Because this hybrid ruled the 2014 World Endurance Championship. It finished one-two on debut in Silverstone, dominated at Spa, and humbled both Porsche and Audi en route to winning the WEC. Did it win Le Mans, though? The TS040 started on pole, led the race, and was all poised to deliver Toyota’s first Le Mans win … until an FIA-mandated piece of equipment failed, costing Nakajima a well-earned victory.
Toyota’s Le Mans jinx is powerful juju indeed.
With its two MGUs fore and aft, four-wheel thrust, 1,000hp, and an ingenious wing, though, this is a car that will go down in history as one of the finest examples of the early years of hybrid technology despite its Le Mans failure. A V8 3.7 litre with twin motor generators along with a super capacitor ensure low-down torque as well as pushing the TS040 from 60-280kph at mind-warping speed; power coming through all four wheels ensures some neck-snapping G-forces as well.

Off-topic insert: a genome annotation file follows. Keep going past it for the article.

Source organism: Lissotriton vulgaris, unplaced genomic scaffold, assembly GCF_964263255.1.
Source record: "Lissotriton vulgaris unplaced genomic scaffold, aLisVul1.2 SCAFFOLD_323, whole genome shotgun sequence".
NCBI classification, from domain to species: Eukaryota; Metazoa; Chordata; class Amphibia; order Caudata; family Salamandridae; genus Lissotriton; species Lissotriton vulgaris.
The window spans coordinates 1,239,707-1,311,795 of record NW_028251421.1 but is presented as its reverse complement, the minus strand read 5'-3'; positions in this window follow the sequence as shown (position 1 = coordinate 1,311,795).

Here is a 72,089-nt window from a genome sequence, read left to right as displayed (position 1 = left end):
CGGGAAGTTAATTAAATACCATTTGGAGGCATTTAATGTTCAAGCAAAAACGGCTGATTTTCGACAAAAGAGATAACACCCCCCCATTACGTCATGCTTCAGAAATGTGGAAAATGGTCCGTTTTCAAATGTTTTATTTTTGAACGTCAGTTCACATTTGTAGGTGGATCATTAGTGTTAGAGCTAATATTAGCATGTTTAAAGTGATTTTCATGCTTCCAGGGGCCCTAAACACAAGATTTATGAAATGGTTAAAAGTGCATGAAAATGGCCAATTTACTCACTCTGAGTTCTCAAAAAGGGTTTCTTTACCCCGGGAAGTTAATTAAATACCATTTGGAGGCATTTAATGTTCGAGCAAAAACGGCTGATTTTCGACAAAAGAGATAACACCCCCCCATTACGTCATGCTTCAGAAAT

Why Le Mans?
Because three minutes and a few seconds. Toyota came back to Le Mans in 2016 with their evolution of the TS040. The TS050 replaced the meaty V8 with a more industry-standard 2.4 litre turbo V6, and it, too, should have won. It came within a lap of overall glory—before, yet again, succumbing to Toyota’s Le Mans curse. On the very final lap of a 24 hour race—23 hours, 57 minutes down, with three minutes to go —it stumbled … and died …
But that’s why you’re here … to bring some glory to Toyota. Your challenge? Beat Jonathan “Cluck” Le Clercq’s 3.26.918. In the end, that was all that stood between Toyota and winning Le Mans.
For the record, the official pole lap in 2014 was Nakajima’s 3:21.789.